Ah PRISM, that alleged NSA surveillance program. Does the fact that the NSA could unilaterally access data and perform: “extensive, in-depth surveillance on live communications and stored information” with examples including email, video and voice chat, videos, photos, voice-over-IP chats (such as Skype) and social networking details bother you?. How many of you have started looking at secure systems for communication going forward? Have you shelled out for a VPN service? Services offered by VPN technologies such as proXPN, breathes new life to users seeking privacy and security as VPN tech advances online security several notches higher by facilitating a private internet subset exclusive to the user, in addition to being at no cost in the proXPN example.
“Payment providers are increasingly taking action against sites and services that are linked to copyright infringement. There’s an unwritten rule that Mastercard Inc (NYSE:MA) and Visa Inc (NYSE:V) don’t accept file-hosting sites that have an affiliate program and PayPal has thrown out nearly all cyberlockers in recent months. It now appears that these policies have carried over to VPN providers and other anonymizing services”.
Is it me or does it seem harder to guarantee personal privacy on the internet anymore. The guardian has a sensational headline about Google’s stunning admission in a court filing concerning folks who send email to any of Google Inc (NASDAQ:GOOG)’s 425 million Gmail users have no “reasonable expectation” that their communications are confidential. Yikes!
Maybe its time time to ditch windows for a linux based flavor like ubuntu. Google Inc (NASDAQ:GOOG) already have their own version called Goobuntu and the Chinese government is working with Canonical, the firm behind ubuntu to replicate Canonical’s Ubuntu ‘as the basis for reference architecture in order to provide a flexible, open, widely-used and standardised operating system’.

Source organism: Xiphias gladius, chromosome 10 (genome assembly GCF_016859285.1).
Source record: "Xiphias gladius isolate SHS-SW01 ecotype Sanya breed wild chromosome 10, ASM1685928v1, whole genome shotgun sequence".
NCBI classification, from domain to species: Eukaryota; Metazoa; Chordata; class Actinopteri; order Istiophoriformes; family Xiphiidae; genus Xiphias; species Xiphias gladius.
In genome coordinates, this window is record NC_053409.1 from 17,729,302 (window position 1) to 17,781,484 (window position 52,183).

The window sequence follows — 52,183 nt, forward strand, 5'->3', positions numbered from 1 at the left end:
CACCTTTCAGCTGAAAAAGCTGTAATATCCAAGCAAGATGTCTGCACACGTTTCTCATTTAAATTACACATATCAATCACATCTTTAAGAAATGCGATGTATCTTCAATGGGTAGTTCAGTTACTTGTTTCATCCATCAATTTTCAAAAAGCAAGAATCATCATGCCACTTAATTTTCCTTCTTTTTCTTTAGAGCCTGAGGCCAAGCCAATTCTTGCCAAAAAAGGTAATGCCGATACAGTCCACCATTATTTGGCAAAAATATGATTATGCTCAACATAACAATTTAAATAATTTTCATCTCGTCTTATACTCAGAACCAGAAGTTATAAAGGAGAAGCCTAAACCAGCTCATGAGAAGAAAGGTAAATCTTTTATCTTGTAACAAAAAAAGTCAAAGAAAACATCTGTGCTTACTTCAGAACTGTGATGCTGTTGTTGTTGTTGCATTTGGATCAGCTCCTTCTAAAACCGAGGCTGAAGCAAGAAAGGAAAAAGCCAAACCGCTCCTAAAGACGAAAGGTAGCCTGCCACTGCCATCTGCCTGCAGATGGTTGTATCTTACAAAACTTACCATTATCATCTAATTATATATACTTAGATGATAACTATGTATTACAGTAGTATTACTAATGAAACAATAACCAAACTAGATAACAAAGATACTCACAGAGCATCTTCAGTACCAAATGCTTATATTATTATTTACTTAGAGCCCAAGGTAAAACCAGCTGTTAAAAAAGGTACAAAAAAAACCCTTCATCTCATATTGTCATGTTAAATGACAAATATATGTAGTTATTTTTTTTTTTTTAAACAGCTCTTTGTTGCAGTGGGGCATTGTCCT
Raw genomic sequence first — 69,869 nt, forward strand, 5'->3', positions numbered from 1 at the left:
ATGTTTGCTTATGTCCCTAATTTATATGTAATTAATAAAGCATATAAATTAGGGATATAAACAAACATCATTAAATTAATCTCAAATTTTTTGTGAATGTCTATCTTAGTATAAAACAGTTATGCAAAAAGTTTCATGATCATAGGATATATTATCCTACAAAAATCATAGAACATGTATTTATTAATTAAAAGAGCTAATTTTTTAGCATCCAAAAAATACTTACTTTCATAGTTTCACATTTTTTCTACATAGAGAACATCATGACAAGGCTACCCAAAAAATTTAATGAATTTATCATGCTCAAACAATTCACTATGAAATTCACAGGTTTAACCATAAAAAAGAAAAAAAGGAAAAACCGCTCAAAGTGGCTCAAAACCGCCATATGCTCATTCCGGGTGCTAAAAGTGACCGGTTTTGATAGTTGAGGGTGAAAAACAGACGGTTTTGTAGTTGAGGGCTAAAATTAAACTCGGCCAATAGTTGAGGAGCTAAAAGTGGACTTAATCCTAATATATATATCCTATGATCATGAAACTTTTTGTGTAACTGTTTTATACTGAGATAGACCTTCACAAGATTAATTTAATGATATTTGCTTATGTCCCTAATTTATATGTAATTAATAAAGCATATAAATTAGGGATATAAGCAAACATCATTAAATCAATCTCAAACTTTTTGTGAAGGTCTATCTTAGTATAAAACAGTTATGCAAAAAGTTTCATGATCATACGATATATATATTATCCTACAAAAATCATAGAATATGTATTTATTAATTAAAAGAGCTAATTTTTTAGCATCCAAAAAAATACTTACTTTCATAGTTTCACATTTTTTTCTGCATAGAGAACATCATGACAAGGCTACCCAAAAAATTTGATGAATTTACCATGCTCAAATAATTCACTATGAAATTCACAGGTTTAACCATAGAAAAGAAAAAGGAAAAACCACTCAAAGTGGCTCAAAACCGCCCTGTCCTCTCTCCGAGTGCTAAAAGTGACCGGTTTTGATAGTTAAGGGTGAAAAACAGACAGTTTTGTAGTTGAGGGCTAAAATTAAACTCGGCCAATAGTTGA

The announcement helps strengthen the Chinese government’s five year plan to promote open source software and accelerate the growth of the open source ecosystem within China. I interpret that as a tactic, to slowly wean its population off of microsoft’s windows. Speaking of open source and secure systems, I came across Trsst on Kickstarter. Trsst ‘looks and feels like Twitter but built for the open web: encrypted and anonymized and decentralized; and only you hold the keys. Sounds promising, could this idea enjoy some of the runaway success Bitcoin has had?
Think of Trsst as an RSS reader (and writer) that works like Twitter but built for the open web. The public stuff stays public and search-indexable, and the private stuff is encrypted and secured.